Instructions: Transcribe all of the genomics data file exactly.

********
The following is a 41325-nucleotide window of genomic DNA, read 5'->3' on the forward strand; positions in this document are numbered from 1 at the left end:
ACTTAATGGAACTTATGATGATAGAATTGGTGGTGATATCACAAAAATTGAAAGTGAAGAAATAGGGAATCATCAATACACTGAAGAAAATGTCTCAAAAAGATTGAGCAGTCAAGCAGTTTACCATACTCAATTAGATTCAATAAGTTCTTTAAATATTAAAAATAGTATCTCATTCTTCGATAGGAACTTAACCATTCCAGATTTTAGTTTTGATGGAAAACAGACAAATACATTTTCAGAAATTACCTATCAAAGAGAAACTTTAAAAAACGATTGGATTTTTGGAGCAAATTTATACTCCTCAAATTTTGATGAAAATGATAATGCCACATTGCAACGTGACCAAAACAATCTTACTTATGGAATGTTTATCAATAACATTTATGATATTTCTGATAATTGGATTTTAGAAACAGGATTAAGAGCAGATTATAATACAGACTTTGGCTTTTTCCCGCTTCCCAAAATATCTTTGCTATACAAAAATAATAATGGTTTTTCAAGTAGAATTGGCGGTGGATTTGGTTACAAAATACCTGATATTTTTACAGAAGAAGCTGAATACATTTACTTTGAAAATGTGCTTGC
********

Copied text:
The following is a 41325-nucleotide window of genomic DNA, read 5'->3' on the forward strand; positions in this document are numbered from 1 at the left end:
ACTTAATGGAACTTATGATGATAGAATTGGTGGTGATATCACAAAAATTGAAAGTGAAGAAATAGGGAATCATCAATACACTGAAGAAAATGTCTCAAAAAGATTGAGCAGTCAAGCAGTTTACCATACTCAATTAGATTCAATAAGTTCTTTAAATATTAAAAATAGTATCTCATTCTTCGATAGGAACTTAACCATTCCAGATTTTAGTTTTGATGGAAAACAGACAAATACATTTTCAGAAATTACCTATCAAAGAGAAACTTTAAAAAACGATTGGATTTTTGGAGCAAATTTATACTCCTCAAATTTTGATGAAAATGATAATGCCACATTGCAACGTGACCAAAACAATCTTACTTATGGAATGTTTATCAATAACATTTATGATATTTCTGATAATTGGATTTTAGAAACAGGATTAAGAGCAGATTATAATACAGACTTTGGCTTTTTCCCGCTTCCCAAAATATCTTTGCTATACAAAAATAATAATGGTTTTTCAAGTAGAATTGGCGGTGGATTTGGTTACAAAATACCTGATATTTTTACAGAAGAAGCTGAATACATTTACTTTGAAAATGTGCTTGC